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Posts Tagged ‘russian standard’

On the dawn of the anniversary of the collapse of the Berlin Wall, David and I invited friends over for dinner as we hosted a Russian themed meal.  It has been a plan in my head since coming home from a visit to St. Petersburg this summer.  The plan taking place on the weekend before the anniversary of the fall of communism was merely a coincidence.  Despite as much, we started the night off in the only appropriate manner: drinking the last of our Russian Standard Vodka purchased in the motherland.

Most people only know about three things about Russia:

  1. Russians drink a. lot. of. vodka.
  2. Communism and its father Karl Marx
  3. Vladimir Putin’s pecs.

Despite my strange interest in all three areas, I will only answer to the first point.

Russians do drink a lot of vodka.  When you go to a decent restaurant, you will be served, without ordering, a shot of vodka and you are expected to drink it right away whether it is lunch or dinnertime.  If you are out to eat with a group of people, you will order a bottle of vodka for the table and everyone (who wants to) is given a shot glass to partake in the bottle.  It actually isn’t that difficult to go through an entire bottle in one sitting.

I needn’t explain the plusses of drinking vodka at lunch or dinner.  Instead, I will merely point out the other main reason why Russians drink so much vodka.  They live in RUSSIA.  Do you even realize how far north people live in this country and how cold it can get?   We weren’t even 60 degrees north of the equator while in St. Petersburg, it was summer and it was kind of chilly.  Think of the people who live 9 degrees further north and even further north than that – how else are they going to stay warm?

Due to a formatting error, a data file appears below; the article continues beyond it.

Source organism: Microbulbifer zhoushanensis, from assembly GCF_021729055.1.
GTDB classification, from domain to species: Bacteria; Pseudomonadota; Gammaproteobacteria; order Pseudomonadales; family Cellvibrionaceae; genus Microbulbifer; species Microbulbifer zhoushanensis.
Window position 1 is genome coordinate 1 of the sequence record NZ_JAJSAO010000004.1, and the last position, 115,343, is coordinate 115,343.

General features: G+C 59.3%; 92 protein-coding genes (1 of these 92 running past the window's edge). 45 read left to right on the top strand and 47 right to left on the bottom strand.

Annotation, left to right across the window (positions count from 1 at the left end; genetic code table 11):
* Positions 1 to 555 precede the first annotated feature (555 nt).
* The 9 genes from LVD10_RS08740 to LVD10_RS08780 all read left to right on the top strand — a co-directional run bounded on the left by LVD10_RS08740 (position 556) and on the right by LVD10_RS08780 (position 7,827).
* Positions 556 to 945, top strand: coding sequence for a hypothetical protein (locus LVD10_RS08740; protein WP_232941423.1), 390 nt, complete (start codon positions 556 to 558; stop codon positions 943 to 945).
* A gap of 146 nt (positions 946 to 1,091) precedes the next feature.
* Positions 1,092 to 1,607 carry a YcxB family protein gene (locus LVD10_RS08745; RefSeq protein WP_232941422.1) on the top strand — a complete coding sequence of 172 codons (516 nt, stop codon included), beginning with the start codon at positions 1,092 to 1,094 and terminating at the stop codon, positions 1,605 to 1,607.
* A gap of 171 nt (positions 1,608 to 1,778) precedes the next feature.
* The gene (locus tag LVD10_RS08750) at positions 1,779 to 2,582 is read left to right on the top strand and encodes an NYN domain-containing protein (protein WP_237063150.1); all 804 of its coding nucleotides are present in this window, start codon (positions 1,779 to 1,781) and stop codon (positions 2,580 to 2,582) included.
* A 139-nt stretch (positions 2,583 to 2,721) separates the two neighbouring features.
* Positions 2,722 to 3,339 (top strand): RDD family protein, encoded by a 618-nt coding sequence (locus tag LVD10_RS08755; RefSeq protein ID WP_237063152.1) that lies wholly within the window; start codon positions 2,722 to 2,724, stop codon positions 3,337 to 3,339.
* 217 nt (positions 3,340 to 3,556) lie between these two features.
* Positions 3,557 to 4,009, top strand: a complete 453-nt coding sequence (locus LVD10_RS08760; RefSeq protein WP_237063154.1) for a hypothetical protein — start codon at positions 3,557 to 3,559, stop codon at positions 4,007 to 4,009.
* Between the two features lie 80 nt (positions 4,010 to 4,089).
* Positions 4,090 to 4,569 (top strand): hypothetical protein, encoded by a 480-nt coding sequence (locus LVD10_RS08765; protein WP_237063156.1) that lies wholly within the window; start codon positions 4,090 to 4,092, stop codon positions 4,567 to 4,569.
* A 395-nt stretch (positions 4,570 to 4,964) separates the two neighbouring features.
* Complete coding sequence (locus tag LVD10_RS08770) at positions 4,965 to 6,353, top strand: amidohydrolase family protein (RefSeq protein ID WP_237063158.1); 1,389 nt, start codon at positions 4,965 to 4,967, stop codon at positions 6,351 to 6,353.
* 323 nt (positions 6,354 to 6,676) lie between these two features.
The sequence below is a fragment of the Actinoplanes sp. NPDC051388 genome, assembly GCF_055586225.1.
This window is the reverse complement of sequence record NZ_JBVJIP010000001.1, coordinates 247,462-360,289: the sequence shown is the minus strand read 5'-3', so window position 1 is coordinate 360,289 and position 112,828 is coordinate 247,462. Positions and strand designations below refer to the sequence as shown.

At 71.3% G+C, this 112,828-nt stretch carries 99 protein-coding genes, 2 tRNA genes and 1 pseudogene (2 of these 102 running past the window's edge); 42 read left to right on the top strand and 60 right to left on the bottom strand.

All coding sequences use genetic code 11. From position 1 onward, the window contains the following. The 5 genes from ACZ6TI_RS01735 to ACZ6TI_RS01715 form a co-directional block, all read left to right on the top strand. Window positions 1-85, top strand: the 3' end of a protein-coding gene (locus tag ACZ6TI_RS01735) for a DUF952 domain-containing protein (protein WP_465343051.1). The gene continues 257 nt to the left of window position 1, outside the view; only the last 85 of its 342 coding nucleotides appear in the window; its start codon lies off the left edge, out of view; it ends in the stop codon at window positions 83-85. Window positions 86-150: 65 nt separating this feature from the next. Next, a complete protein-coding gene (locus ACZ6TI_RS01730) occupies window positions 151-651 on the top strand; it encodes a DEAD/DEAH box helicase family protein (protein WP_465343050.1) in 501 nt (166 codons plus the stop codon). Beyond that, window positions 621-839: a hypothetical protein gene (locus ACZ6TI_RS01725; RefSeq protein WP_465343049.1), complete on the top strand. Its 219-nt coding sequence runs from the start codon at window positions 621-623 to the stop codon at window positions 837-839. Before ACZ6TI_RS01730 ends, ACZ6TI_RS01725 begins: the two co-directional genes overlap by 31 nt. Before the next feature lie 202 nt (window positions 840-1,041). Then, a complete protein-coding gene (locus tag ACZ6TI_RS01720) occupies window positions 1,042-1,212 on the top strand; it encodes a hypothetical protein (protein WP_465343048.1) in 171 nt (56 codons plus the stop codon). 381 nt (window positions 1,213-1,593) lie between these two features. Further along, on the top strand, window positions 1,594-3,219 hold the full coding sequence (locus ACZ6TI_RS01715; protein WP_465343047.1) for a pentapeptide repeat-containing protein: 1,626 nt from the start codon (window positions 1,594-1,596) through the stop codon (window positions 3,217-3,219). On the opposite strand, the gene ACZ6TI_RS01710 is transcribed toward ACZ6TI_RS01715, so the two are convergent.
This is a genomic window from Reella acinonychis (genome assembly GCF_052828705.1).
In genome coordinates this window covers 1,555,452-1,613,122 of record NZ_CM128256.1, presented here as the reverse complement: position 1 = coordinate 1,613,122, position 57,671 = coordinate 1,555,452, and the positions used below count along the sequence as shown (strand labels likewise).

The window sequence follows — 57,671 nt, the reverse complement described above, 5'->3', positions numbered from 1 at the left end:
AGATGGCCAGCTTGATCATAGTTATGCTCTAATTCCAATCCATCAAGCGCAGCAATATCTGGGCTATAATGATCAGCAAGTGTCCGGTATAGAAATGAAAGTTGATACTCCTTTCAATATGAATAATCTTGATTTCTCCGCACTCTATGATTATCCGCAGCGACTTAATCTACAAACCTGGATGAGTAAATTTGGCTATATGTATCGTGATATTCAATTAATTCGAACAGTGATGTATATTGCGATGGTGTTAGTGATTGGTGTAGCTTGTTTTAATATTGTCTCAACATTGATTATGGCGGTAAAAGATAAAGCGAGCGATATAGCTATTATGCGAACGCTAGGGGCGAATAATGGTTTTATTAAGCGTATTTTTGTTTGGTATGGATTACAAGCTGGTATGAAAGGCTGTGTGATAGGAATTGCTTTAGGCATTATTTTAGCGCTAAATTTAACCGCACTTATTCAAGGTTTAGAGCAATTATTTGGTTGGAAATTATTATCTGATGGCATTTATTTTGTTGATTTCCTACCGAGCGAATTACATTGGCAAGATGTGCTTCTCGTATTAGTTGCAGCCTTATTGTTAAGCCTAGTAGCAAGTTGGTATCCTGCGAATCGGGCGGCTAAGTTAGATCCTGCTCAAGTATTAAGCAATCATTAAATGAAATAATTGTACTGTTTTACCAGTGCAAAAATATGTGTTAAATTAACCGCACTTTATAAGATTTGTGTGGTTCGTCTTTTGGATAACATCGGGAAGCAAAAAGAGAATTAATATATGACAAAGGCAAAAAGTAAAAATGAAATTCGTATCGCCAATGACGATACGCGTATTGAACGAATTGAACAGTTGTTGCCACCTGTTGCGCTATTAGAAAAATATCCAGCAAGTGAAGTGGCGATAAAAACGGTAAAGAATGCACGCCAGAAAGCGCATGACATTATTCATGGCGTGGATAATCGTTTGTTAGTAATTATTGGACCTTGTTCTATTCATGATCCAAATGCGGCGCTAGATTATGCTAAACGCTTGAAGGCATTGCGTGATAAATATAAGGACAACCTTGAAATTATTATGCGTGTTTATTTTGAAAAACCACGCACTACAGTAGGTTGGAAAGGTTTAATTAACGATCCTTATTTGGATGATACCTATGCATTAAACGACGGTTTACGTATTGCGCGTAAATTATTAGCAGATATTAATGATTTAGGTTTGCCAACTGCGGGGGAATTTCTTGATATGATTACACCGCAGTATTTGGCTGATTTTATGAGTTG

Lastly, vodka is the national drink and literally means “little water.”  However, it was not until 1893 when Dmitri Mendeleev (who you may remember from such places as the Periodic Table of Elements and Mendelevium) researched the properties of the spirit to determine that the optimum alcohol content for drinking should be 38% (it was later pushed to 40% for taxation purposes) and was written in to law.  A little more than a decade later, Mendeleev was nominated for the Nobel Prize in Chemistry for his work on the Periodic Table of Elements.  Because of grudges and arguments conducted by a certain committee member, Mendeleev was not awarded the honor despite two nominations. To get back on point: Russians take their national drink seriously.

With that, it should come as no surprise then that the Russian vodka we drank was beyond exceptional.  It was impeccably pure and no matter how much I drank, I did not once encounter even a glimpse of a hangover.  The vodka we drank was just as good to take shots of as much as it was to sip.   Because of this, it was most unfortunate that the bottle of Duty Free Zarskaya vodka was confiscated in Germany.  :::Sigh:::

Since this visit, I have come to realize that we can and should own shot glasses and should not fear seeming like a Frat House.  Shot glasses do not make a frat house; light up beer signs do.

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